No explosive device found on Turkish Airlines jet in Shannon

Flight was travelling from Houston to Istanbul when crew found a written note on board

No explosive device has been found on the Turkish Airlines flight which was diverted to Shannon Airport on Sunday, a spokesman for the flag carrier said.

The plane – bound for Istanbul, Turkey from Houston, Texas – was diverted to Ireland after a piece of paper with "bomb" written on it was discovered in the toilet, a spokesman for Turkish Airlines said.

Nothing was found in the search of the aircraft in Shannon, the Turkish Airlines spokesman said, adding that the plane would take off again to Istanbul.

An airport spokesman said the Boeing 777 touched down without incident and all 209 passengers, plus crew, disembarked safely.

“The incident is now the subject of a follow-up investigation from an Garda Siochana,” he said.

The flight TK-34 departed Houston at 9.07pm local time on Saturday (4.07am irish-time Sunday) and was oringally due in Istanbul at around 3.45pm Irish time.

Units of the local authority fire service from Shannon and Ennis were sent to the airport as back up to the airport’s own fire and rescue service. Ambulances from Ennis and Limerick were also mobilised along with gardaí.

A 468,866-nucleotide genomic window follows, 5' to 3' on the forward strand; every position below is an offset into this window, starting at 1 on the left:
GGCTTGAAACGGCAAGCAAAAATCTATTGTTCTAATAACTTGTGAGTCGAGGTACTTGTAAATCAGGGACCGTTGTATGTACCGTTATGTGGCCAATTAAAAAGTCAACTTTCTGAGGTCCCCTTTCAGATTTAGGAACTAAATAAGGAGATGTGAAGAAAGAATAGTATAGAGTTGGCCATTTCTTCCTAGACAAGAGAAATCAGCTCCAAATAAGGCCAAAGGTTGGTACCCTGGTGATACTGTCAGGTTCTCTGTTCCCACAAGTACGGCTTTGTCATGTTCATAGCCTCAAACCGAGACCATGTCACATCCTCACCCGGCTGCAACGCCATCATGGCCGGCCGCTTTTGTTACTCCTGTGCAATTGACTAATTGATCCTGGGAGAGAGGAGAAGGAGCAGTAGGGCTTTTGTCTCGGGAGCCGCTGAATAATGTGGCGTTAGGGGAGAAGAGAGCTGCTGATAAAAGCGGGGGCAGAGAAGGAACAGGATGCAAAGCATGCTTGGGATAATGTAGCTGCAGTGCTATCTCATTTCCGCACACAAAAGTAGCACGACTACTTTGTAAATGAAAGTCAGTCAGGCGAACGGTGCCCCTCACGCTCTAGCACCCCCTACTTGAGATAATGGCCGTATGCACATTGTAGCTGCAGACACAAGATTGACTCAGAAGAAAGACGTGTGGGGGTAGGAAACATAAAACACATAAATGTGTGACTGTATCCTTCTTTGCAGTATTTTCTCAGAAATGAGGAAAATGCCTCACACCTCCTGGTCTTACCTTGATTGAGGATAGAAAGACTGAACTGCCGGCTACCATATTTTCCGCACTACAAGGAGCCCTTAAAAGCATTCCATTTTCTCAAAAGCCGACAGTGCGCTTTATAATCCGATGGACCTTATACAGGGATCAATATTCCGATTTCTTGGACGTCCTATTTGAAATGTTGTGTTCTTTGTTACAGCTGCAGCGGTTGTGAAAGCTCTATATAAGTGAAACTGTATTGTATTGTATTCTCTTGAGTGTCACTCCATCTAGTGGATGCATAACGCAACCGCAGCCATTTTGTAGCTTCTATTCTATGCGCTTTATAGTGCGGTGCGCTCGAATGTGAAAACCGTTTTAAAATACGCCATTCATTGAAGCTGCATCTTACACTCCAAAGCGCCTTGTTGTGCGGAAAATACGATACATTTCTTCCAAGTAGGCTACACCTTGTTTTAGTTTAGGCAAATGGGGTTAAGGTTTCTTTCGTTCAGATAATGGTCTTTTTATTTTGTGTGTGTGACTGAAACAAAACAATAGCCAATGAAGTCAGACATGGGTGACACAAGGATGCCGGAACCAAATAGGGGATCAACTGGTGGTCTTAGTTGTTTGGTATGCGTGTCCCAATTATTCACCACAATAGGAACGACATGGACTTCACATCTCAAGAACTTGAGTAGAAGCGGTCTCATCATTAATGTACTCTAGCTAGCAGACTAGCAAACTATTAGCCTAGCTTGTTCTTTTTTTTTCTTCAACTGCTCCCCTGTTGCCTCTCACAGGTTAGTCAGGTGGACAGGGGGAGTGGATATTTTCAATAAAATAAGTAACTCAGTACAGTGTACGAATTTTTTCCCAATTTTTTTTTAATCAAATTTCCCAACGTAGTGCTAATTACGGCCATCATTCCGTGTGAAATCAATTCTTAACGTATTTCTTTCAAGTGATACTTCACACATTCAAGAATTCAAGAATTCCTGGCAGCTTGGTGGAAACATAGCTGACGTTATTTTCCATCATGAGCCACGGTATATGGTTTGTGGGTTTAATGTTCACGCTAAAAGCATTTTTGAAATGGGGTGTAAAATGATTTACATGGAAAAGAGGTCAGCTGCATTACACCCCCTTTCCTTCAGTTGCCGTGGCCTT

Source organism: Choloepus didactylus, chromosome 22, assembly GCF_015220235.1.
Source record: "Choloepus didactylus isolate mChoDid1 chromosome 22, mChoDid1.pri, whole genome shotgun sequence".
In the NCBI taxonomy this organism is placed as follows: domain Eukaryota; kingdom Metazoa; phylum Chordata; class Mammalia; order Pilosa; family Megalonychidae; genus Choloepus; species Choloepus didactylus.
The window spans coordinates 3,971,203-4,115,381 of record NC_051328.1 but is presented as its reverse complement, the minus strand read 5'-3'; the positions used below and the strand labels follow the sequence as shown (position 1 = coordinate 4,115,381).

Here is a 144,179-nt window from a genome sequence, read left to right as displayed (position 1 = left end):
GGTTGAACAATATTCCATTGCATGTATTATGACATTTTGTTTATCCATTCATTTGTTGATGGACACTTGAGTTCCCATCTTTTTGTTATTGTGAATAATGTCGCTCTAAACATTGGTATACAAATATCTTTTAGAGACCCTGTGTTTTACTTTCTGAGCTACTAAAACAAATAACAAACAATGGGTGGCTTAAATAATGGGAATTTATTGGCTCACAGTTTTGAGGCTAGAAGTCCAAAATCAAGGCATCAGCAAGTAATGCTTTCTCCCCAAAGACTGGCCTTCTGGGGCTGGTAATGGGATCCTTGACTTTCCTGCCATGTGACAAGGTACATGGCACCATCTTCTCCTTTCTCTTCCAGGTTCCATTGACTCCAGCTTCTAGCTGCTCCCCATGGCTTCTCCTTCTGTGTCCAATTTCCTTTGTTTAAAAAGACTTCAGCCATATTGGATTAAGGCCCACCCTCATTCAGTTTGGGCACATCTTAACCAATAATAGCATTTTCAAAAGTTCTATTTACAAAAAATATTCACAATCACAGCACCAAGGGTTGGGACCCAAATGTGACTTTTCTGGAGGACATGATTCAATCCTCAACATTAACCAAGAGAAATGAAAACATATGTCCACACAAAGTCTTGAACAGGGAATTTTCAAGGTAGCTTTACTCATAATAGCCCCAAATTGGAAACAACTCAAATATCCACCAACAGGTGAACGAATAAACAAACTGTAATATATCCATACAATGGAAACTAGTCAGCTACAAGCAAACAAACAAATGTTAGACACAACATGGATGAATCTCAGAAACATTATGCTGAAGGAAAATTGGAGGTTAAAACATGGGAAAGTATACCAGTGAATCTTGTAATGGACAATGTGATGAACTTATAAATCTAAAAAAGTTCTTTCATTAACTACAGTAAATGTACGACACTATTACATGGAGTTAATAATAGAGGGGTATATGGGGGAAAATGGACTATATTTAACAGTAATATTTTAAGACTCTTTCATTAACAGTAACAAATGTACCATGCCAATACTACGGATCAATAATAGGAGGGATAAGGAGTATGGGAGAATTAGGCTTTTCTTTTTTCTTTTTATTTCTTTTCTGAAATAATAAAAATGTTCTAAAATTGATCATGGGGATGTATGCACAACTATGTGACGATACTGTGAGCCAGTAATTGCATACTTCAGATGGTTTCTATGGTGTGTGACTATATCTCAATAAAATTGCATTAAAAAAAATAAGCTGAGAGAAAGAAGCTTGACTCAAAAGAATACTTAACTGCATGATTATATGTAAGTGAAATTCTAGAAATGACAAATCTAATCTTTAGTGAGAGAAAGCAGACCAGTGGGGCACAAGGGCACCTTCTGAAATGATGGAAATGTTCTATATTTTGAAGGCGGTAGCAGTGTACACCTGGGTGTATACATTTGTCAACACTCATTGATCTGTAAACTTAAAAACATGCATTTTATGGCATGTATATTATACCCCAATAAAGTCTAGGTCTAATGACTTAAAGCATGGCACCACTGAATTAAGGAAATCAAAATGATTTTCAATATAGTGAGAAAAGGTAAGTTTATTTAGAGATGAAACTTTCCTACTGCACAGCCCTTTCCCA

The Irish Coast Guard was also alerted to the incident and placed the RNLI lifeboat based at Kilrush on standby until the flight had safely crossed the west coast.

At around 10.20am Irish time, the crew made radio contact with controllers at the Irish Aviation Authority’s North Atlantic Communications Centre at Ballygirreen in Co Clare.

The crew issued a Pan-Pan distressed call and requested permission to dump fuel over the Atlantic to ensure they touched down within safe landing weight levels. The flight landed safely at around 11.02am.

After landing, the jet was directed to a remote taxiway where the passengers were disembarked via mobile stairs and taken to the terminal by bus.

As with previous similar incidents, the jet remained parked until its scheduled flight time had elapsed before authorities searched the aircraft for any evidence of explosives.

The note was also taken into evidence by gardaí and the handwriting compared with samples taken from passengers.

A spokeswoman for Shannon airport said gardaí were investigating the “security issue”.

Turkish Airlines has been targeted with a series of hoax bomb warnings over the last year.